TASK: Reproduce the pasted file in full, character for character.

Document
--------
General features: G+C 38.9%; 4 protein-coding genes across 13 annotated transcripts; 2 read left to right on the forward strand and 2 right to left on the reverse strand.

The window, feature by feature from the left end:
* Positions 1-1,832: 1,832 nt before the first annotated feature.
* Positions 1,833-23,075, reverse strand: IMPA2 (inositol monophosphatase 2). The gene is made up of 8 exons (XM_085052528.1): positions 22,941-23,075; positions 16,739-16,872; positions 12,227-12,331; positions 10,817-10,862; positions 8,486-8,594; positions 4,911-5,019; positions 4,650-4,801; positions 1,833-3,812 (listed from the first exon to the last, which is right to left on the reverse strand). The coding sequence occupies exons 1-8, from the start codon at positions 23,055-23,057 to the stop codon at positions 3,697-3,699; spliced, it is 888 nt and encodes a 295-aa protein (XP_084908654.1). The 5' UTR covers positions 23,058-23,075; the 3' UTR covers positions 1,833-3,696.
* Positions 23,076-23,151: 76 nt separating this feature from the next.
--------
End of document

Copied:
General features: G+C 38.9%; 4 protein-coding genes across 13 annotated transcripts; 2 read left to right on the forward strand and 2 right to left on the reverse strand.

The window, feature by feature from the left end:
* Positions 1-1,832: 1,832 nt before the first annotated feature.
* Positions 1,833-23,075, reverse strand: IMPA2 (inositol monophosphatase 2). The gene is made up of 8 exons (XM_085052528.1): positions 22,941-23,075; positions 16,739-16,872; positions 12,227-12,331; positions 10,817-10,862; positions 8,486-8,594; positions 4,911-5,019; positions 4,650-4,801; positions 1,833-3,812 (listed from the first exon to the last, which is right to left on the reverse strand). The coding sequence occupies exons 1-8, from the start codon at positions 23,055-23,057 to the stop codon at positions 3,697-3,699; spliced, it is 888 nt and encodes a 295-aa protein (XP_084908654.1). The 5' UTR covers positions 23,058-23,075; the 3' UTR covers positions 1,833-3,696.
* Positions 23,076-23,151: 76 nt separating this feature from the next.